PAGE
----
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Bush TV135LU

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PYE625
(@pye625)
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Thanks Jamie, I'm pleased to own it now. It will be a very nice set.  ?

The VHF tuner is the same as fitted to the TV135, using PC900 and PCF806 valves. The UHF tuner of course uses the PC86/PC88 types. Legs were clearly fitted to this model. (In fact, it might be possible to find suitable legs again.) The front of the set has cleaned up quite nicely, but I'm loathed to wet the fabric around the volume control. The cabinet needs some work in due course.

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To understand the black art of electronics is to understand witchcraft.
Andrew.

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Topic starter Posted : 07/05/2018 8:52 pm
PYE625
(@pye625)
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Posted by: Jamie

 It was given to me by a friend of mine who purely rescued it because someone threw it out. It sat in his shed for years, until I acquired it, It then sat in my workshop for ages...

A good thing fate stepped in, otherwise it could so easily have been thrown away and destroyed.

To understand the black art of electronics is to understand witchcraft.
Andrew.

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Topic starter Posted : 07/05/2018 9:09 pm
Nuvistor
(@nuvistor)
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Those legs were pretty standard with angled metal plates to splay the legs at an angle to give the set some stability. You can see the impression in the bottom of the set, the plates point towards the outside.

Frank

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Posted : 07/05/2018 9:21 pm
PYE625
(@pye625)
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One thing I did notice to begin with when first powered, was that the VHF tuner was initially tuned to CH1 and CH9 for ITV. So it makes me wonder if it started off in the London area. Be interesting to discover where the UHF is tuned to.

To understand the black art of electronics is to understand witchcraft.
Andrew.

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Topic starter Posted : 07/05/2018 9:22 pm
PYE625
(@pye625)
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Posted by: Nuvistor

Those legs were pretty standard with angled metal plates to splay the legs at an angle to give the set some stability. You can see the impression in the bottom of the set, the plates point towards the outside.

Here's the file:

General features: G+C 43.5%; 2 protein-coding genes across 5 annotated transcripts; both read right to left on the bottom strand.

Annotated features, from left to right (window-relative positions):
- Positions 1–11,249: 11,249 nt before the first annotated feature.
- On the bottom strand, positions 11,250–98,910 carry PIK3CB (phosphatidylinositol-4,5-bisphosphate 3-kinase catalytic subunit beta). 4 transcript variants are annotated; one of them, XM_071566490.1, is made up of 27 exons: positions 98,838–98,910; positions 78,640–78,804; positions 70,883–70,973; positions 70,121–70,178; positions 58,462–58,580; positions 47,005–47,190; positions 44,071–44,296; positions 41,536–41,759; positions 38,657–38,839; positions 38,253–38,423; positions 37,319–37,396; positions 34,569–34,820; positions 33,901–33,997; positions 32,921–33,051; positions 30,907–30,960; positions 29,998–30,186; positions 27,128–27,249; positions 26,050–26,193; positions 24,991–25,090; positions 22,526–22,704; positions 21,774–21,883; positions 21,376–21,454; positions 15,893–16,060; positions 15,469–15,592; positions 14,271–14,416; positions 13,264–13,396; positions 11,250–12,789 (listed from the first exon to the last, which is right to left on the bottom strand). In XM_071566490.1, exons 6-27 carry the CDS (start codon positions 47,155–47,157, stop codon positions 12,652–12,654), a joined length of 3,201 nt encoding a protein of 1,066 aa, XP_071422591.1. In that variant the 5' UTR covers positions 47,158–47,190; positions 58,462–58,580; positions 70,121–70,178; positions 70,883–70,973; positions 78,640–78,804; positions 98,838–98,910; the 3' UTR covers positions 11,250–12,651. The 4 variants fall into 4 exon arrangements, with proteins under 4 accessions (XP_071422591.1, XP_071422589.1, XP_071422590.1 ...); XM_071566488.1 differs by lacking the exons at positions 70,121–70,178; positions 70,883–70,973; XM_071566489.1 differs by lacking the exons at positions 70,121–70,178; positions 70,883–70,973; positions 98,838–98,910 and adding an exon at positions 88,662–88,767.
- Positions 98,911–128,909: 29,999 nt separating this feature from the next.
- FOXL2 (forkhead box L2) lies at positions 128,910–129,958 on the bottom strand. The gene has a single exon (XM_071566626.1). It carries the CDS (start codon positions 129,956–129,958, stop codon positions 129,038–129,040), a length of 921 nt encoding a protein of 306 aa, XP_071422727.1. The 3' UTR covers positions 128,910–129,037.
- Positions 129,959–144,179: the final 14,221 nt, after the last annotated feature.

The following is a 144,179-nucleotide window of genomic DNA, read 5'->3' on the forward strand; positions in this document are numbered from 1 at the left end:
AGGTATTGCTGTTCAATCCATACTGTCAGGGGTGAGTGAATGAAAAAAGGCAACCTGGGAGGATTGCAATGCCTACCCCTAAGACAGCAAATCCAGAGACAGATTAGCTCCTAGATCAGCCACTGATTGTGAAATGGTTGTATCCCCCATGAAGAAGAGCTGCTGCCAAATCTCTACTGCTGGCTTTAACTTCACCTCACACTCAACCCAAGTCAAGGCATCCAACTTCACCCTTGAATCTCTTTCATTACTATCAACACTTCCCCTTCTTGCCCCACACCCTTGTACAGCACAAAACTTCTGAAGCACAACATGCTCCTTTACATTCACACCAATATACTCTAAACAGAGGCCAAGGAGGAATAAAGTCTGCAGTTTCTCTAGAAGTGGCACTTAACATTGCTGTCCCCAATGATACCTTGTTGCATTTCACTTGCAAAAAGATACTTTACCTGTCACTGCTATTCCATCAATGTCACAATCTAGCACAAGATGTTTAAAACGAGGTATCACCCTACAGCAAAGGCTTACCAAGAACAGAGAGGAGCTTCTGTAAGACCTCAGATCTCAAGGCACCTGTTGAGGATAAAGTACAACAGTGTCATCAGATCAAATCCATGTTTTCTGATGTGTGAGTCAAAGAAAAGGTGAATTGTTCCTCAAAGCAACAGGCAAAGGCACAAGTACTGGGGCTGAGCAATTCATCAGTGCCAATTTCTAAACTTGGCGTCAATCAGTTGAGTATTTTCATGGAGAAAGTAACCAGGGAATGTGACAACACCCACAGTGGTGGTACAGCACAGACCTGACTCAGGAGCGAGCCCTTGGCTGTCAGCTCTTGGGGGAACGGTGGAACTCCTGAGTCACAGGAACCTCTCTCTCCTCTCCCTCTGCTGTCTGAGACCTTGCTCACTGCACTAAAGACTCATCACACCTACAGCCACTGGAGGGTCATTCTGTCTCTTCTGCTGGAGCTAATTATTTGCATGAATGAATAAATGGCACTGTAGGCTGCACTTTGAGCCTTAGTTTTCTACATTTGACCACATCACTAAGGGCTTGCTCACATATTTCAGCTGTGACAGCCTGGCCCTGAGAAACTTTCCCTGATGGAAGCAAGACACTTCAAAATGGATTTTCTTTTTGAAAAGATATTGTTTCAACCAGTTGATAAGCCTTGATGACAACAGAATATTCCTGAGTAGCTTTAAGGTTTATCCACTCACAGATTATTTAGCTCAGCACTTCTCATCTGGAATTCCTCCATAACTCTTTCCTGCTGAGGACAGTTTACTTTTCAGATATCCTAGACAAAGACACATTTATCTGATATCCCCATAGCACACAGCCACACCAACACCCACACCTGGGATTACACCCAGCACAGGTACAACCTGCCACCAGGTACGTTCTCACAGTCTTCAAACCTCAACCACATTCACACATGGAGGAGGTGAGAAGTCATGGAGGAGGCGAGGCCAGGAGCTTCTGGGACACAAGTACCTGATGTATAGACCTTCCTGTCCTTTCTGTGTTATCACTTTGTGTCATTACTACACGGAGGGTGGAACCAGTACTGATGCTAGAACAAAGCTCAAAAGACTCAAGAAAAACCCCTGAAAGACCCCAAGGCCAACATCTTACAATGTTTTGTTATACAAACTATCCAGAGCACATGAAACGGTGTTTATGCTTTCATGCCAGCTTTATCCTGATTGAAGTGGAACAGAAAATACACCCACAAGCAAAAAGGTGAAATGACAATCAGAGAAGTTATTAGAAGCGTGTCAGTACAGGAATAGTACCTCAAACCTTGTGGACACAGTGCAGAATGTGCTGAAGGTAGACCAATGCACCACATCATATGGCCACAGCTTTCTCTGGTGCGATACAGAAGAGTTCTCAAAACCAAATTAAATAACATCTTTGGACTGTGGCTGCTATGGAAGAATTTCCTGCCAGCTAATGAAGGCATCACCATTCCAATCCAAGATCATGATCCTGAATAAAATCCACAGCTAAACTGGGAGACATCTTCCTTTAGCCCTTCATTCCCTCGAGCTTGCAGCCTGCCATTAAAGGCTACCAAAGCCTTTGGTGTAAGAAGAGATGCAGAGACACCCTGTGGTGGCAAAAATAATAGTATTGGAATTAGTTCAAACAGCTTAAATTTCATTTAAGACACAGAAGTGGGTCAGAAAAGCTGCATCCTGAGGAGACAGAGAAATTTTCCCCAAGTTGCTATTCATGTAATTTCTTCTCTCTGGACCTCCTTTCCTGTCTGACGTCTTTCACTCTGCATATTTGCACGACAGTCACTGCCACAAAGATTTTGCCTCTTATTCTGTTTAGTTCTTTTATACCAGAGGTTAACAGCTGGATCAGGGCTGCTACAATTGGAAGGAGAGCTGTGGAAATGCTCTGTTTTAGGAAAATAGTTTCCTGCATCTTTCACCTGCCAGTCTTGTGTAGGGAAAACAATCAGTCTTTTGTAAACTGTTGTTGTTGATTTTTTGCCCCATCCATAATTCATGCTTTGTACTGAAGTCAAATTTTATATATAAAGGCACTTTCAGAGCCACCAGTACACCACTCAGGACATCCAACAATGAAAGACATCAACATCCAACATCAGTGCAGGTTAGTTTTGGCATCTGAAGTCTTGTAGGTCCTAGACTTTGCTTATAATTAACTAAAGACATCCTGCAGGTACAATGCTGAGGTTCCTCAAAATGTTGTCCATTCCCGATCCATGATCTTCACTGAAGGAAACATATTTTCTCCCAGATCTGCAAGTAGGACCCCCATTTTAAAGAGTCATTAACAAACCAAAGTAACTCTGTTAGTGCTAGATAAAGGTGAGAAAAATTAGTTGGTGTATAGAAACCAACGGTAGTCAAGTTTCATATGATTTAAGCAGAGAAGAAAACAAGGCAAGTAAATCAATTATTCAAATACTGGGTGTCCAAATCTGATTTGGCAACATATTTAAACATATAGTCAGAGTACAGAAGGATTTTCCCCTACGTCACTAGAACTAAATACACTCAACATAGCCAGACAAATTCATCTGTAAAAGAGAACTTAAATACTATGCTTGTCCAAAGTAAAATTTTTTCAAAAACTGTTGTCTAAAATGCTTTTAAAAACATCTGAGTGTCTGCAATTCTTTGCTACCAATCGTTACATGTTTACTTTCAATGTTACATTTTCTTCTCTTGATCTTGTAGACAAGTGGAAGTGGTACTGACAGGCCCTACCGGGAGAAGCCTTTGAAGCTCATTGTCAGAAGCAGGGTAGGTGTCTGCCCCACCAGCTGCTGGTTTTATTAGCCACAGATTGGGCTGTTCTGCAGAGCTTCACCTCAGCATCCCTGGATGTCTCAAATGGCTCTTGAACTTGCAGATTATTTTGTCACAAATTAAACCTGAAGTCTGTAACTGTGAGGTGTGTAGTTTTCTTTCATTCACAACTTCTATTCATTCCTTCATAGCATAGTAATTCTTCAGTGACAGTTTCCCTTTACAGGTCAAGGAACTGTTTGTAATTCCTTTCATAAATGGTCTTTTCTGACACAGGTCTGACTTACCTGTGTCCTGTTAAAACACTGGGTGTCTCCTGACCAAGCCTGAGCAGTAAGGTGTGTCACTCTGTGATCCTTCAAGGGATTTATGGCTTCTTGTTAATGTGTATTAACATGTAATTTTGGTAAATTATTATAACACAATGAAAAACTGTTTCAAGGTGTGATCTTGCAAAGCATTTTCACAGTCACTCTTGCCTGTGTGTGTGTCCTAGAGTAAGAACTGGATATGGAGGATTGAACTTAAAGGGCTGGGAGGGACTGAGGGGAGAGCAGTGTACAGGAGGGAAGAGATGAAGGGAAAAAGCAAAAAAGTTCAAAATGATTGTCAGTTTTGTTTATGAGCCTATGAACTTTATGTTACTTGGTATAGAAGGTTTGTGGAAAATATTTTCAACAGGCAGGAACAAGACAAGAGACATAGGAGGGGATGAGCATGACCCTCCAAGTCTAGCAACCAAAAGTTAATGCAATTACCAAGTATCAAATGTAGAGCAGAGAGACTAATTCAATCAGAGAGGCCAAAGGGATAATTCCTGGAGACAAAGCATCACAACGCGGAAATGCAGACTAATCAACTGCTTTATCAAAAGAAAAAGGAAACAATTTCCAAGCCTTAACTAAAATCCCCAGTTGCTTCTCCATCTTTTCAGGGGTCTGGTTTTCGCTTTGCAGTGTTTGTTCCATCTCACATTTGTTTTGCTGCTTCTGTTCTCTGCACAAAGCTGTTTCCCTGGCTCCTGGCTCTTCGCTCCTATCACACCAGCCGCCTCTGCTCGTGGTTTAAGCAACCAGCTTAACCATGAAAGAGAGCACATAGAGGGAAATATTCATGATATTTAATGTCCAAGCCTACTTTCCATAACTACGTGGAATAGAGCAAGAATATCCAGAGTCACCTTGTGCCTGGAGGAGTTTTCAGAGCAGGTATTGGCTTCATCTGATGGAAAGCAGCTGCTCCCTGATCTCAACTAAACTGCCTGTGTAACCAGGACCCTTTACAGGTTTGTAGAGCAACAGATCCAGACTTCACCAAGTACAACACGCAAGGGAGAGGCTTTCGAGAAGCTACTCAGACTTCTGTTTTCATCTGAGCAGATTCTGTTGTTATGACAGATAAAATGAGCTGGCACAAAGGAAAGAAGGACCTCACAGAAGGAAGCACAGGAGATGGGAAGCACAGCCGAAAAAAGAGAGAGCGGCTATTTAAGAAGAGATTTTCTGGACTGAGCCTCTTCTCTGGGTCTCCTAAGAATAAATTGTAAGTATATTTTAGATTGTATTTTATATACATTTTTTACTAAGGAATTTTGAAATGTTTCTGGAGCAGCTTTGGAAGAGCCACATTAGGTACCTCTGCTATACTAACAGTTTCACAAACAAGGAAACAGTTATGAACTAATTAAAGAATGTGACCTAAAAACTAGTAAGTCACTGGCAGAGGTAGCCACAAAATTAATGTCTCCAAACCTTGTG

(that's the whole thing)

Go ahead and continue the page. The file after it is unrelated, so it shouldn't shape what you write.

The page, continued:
That's right Frank, so it will be good to see if any could be obtained later on.  ?

To understand the black art of electronics is to understand witchcraft.
Andrew.

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Topic starter Posted : 07/05/2018 9:25 pm
Marcus 3700
(@marcus-3700)
Trusted V-Ratter Deactivated Account

Hello Andrew,

Rather superb news regarding the lopt problems (now solved) I have thoroughly enjoyed reading this and the posts that Chris put up in the B&W section, solving this issue. Well done that man! I have a few sets with rather similar issues.

A cracking set and very well done in giving her/him a new lease of life!

I do rather feel that old tv sets, that have spent a working life giving us entertainment and seeing us staring at them, get some what upset when they develop a fault and are no longer fixed. After all, we did spend most of our time just looking at them and received all of our news and entertainment from them. I don't think when smart phones fail anyone will give a dam regarding their replacements. And even the latest smart phone will have no passing regard to the previous model.

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Posted : 08/05/2018 2:31 am
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PYE625
(@pye625)
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Hi Marcus, good to hear from you  ?

The work I've done with the LOPT's, to me anyway, just seemed an obvious thing to try as under all that horrible bitumen things are reasonably accessible. Ok, it's messy and stinky, but do-able and worth the effort. I can't of course say it will always cure the problem because if there are shorted turns, it would have to be re-wound anyway. But so far, it has just been insulation breakdown of the primitive fabric/bitumen tape. It is incredible how a better method was not used, surely potting compounds, polythene etc was available back then ? Look at the excellent Thorn jellypot Lopt...a much better way of doing things.

To understand the black art of electronics is to understand witchcraft.
Andrew.

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Topic starter Posted : 08/05/2018 7:50 am
Nuvistor
(@nuvistor)
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RBM did change the design and stopped using the bitumen, the result looked similar to the Jelly pot design. From memory I am sure I had some failures of the new design so they still had problems.

Not all LOPTX’s failed within the service life of the TV, perhaps quality control could have been better,

There is no doubt that Thorn came up with a good design with the Jelly pot.

Frank

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Posted : 08/05/2018 8:05 am
PYE625
(@pye625)
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I guess it must have come down to cost at the end of the day....tight budgets and all that. Sure, I bet a great Lopt overwind could be made....at a price set maker's would wince at.  ?

To understand the black art of electronics is to understand witchcraft.
Andrew.

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Topic starter Posted : 08/05/2018 9:09 am
PYE625
(@pye625)
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As this was the last day off work, and I already have the chassis and tuners out, I decided to start work on the cabinet restoration. It is in a poor state with missing veneer, chips, scratches and deterioration of the original finish. So, I removed the CRT and found that the front escutcheon and control panel was easily removed by screws. Another messy job, but I want to make the cabinet presentable again. Out with the nitro-mors.....yuk !

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To understand the black art of electronics is to understand witchcraft.
Andrew.

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Topic starter Posted : 08/05/2018 6:29 pm
6.3volts
(@6-3volts)
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Posted by: PYE625